Q: Where can we see these films?
Jean-Louis: Only at museums and galleries, they are made as works of art . If you look up French artists like Laurent Grasso, you will see excerpts from some of these films on line.
Q. What has been the driving force for you in this part of your career ?
Jean-Louis: I push strongly for artistry. I don't mind whether I shoot Super 8, 16 mm, 35mm, Alexa or iPhone, or whatever. For me it’s about art. I'm not afraid of anything except not to be artistic. Because of this I choose very carefully the film I'm shooting, and the director I'm working with.
Q: You mentioned that most of your films have featured at Film Festivals. Are films sometimes made with festivals in mind?
Jean-Louis: Most of the films I've shot have been selected for showing at one of these main film festivals: Cannes, Venice, Berlin, Toronto, or Sundance, but these films are not made for festivals- they are made to be commercially successful at the core and pull large audiences, because after all, it's an industry. But festivals can change a film's career.
For example, Tropical Malady was a Thai film shot in Thailand in Thai language so it would not originally get many showings outside Thailand, where in the end, it only came out in a few theatres for only two weeks. Now it’s widely regarded as one of the most important films of the last 20 years, and it’s being screened and rescreened worldwide.
Q: Do you go to many of these festivals?
Jean-Louis: Mainly the Cannes festival which is unique. And unfortunately festivals rarely invite DOPs; except Camerimage which honours our profession.
Q: Were you in the middle of shooting a film when Covid came? Have you had to stop?
Jean-Louis: Not in the middle of shooting a film, but I was on my way to grade my last picture in Paris, Moneyboys, from Austrian-Chinese director Bo Chen. My next projects were a film by the visual artist Laurent Grasso which was to be shot on the Svalbard islands in the Arctic Ocean; followed by a short film in Corsica. I also had to complete a documentary in Peru and finish this very full year with the new film Terrorizers, shot in Taiwan by Wi Ding Ho, with whom I have already completed Cities of Last Things ( awarded in Toronto ). All these projects are postponed or cancelled, except Terrorrizers which I am due to start in November.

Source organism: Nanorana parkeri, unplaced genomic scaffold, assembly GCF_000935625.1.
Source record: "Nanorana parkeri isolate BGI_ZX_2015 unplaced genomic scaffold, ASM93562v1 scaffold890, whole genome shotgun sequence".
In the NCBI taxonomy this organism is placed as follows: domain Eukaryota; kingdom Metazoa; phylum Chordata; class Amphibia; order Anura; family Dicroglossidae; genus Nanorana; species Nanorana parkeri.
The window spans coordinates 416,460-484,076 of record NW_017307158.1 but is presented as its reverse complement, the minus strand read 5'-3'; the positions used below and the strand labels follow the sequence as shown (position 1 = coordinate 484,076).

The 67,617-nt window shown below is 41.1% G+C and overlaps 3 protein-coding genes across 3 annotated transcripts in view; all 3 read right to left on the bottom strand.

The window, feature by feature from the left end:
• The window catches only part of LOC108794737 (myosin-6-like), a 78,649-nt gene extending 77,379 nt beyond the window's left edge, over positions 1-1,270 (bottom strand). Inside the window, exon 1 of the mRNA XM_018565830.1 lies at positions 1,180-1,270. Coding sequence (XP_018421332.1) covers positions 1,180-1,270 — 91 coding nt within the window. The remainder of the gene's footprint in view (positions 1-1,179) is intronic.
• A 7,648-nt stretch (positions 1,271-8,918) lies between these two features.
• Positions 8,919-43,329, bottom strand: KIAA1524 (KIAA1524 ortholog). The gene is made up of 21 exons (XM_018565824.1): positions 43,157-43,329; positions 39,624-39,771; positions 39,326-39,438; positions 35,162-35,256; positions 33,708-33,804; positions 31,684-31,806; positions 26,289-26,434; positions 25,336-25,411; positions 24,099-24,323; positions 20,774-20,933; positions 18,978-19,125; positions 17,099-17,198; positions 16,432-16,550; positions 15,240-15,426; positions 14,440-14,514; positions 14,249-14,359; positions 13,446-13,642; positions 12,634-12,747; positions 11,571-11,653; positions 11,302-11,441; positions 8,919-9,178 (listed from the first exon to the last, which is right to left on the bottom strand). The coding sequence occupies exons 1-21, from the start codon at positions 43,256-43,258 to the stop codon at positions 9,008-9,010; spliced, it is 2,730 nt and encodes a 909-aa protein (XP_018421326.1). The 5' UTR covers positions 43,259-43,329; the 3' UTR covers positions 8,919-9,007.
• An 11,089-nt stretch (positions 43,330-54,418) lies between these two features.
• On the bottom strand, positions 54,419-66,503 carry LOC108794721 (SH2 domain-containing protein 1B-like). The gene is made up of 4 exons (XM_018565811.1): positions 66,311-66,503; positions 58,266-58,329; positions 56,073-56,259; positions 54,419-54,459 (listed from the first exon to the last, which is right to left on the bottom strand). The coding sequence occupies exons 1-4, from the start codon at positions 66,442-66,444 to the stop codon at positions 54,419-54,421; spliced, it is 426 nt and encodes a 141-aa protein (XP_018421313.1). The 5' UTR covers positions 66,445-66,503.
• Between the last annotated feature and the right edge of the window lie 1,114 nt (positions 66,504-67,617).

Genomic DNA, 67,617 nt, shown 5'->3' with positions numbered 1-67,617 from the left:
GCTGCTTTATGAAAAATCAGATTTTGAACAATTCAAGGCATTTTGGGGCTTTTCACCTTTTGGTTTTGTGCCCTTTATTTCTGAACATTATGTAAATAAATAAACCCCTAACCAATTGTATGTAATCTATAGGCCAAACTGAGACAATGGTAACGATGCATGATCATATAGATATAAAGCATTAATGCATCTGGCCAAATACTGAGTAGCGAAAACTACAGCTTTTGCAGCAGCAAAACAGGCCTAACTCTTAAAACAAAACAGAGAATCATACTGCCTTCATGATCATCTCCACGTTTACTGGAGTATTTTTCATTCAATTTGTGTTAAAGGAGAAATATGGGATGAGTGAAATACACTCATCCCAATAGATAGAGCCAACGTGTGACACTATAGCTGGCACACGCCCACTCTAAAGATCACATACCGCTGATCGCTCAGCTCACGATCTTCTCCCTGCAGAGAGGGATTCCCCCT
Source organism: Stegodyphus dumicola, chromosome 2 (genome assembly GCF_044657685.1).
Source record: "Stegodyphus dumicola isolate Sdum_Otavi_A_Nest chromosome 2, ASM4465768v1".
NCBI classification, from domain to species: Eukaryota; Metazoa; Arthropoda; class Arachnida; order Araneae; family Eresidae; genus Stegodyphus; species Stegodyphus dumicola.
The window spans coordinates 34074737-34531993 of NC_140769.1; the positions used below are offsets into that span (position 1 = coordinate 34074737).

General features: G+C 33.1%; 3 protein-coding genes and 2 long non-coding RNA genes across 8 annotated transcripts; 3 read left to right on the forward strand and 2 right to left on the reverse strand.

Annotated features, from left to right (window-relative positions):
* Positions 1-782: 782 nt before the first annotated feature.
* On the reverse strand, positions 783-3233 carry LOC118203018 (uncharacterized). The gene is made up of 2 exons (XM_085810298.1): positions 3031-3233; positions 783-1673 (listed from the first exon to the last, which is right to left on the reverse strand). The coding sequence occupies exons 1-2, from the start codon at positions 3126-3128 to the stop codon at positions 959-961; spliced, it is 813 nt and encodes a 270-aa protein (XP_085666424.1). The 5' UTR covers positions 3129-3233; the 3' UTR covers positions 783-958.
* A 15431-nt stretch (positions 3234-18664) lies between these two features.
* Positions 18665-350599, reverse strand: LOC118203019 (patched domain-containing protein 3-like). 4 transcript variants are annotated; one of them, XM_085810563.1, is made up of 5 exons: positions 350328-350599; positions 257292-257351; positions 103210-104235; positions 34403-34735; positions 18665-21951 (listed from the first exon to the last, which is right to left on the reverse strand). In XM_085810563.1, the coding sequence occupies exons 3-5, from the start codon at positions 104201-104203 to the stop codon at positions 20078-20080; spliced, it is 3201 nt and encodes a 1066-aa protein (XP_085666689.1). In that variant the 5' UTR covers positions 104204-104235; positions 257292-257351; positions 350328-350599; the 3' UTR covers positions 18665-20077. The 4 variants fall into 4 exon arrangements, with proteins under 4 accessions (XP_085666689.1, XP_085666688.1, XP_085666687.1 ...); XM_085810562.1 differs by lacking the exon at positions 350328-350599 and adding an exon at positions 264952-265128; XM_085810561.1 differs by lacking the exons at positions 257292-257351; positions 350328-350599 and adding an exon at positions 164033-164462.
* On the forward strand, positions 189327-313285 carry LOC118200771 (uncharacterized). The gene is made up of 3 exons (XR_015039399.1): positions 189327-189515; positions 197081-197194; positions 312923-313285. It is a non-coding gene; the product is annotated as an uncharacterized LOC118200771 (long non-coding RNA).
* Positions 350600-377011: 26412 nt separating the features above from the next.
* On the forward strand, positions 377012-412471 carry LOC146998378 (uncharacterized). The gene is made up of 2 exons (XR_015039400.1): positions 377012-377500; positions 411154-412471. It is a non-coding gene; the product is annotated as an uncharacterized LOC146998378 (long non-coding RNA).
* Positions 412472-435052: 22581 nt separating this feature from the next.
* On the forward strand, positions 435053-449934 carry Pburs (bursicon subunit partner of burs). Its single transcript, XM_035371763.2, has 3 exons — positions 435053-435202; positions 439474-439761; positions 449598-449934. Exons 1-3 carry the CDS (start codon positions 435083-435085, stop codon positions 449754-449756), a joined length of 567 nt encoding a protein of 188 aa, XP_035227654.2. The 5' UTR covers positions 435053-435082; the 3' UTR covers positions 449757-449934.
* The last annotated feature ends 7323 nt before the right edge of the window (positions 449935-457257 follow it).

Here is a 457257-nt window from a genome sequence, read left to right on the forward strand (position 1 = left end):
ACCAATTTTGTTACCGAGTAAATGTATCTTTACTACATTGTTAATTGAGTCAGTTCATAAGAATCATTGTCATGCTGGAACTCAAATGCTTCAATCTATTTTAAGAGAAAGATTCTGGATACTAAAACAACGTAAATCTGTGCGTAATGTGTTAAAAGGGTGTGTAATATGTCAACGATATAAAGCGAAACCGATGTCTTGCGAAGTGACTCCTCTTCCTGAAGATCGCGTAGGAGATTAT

Q: I've come across people in the industry like you who are very enthusiastic about different lenses. Are you like that or do you just use what you are supplied with?
Jean-Louis: I think lenses are one of the most critical considerations, whether you're shooting film or digital. Sometimes I'm shooting with very old lenses like Cooke S2, Zeiss Super Speed or Panavision Z series which I like the rendering in digital shooting. But I'm using the very latest lenses too as the Zeiss Supreme mounted with an Arri Alexa Mini LF on my next film. It all depends on art direction.
If I was wealthy enough I would buy all my own sets of lenses; and if you are shooting any film there is one thing I would say you should buy, a Transvideo monitor. Sometimes you want to create a particular look and style and the lenses you choose can contribute greatly to recreate these different looks and styles, and the Transvideo monitor will allow you to see exactly the look that you are creating.
Q: Have you met Jacques Delacoux yet, president of both companies Transvideo and Aaton-Digital?
Jean-Louis: I first met Jacques at a workshop in Romania, and this workshop was to introduce the new digital camera from Arri, the Arriflexflex D21. The company had been wise to prepare this camera well before showing it and I was one of the first I think to shoot a full movie with it. Because of this I was invited to the workshop. I met Jacques at this event and we've become very good friends over time. Of course earlier in my career I had used one of his first Transvideo monitors on my film camera. Later on I was to buy a Transvideo Starlite monitor which has now become my reference monitor. When you are working on a movie set going around you will see many different looking pictures on the various monitors being used, so for me as DOP I need to have my own critical reference monitor and that is my Starlite.
The robustness of Transvideo monitors is incredible. I have had a Transvideo monitor with me now for 7 years and it has experienced, along with me, being drenched with water, experiencing extreme heat and cold, harsh winds and snow, yet absolutely no problems. But I do know if I should have even a small problem I will have a great support from the team. They listen to feedback from users and make changes or add features by software and firmware upgrades that we can install even on location.
What I really like with the Starlite, when I use it on my digital camera, which is Arri most of the time, every time I start recording, the Starlite records what we are shooting and because of that at the end of the day I can take out the flash card from the monitor and have all the rushes with me. So I can look at what we've done and check for continuity, lighting, framing; I can look at everything.It's also a good way to chat with my team without having to run up to the director's area and check the monitor there. The waveform allows you to see exactly your exposure setting. One tap on the screen and you activate the zoom facility to check focus. I like the way that you have a quick menu choice in each corner to set up and quickly get what you need.
Q : Jean-Louis, we’ve come to the end of the interview, so thank you for your time and for reliving your career and providing information and inspiration for others. Do you have a final comment ?
Jean-Louis: You know, I'm living this. I started in the film industry because of a love of travel, and I go on in this business because along the way I became an artist.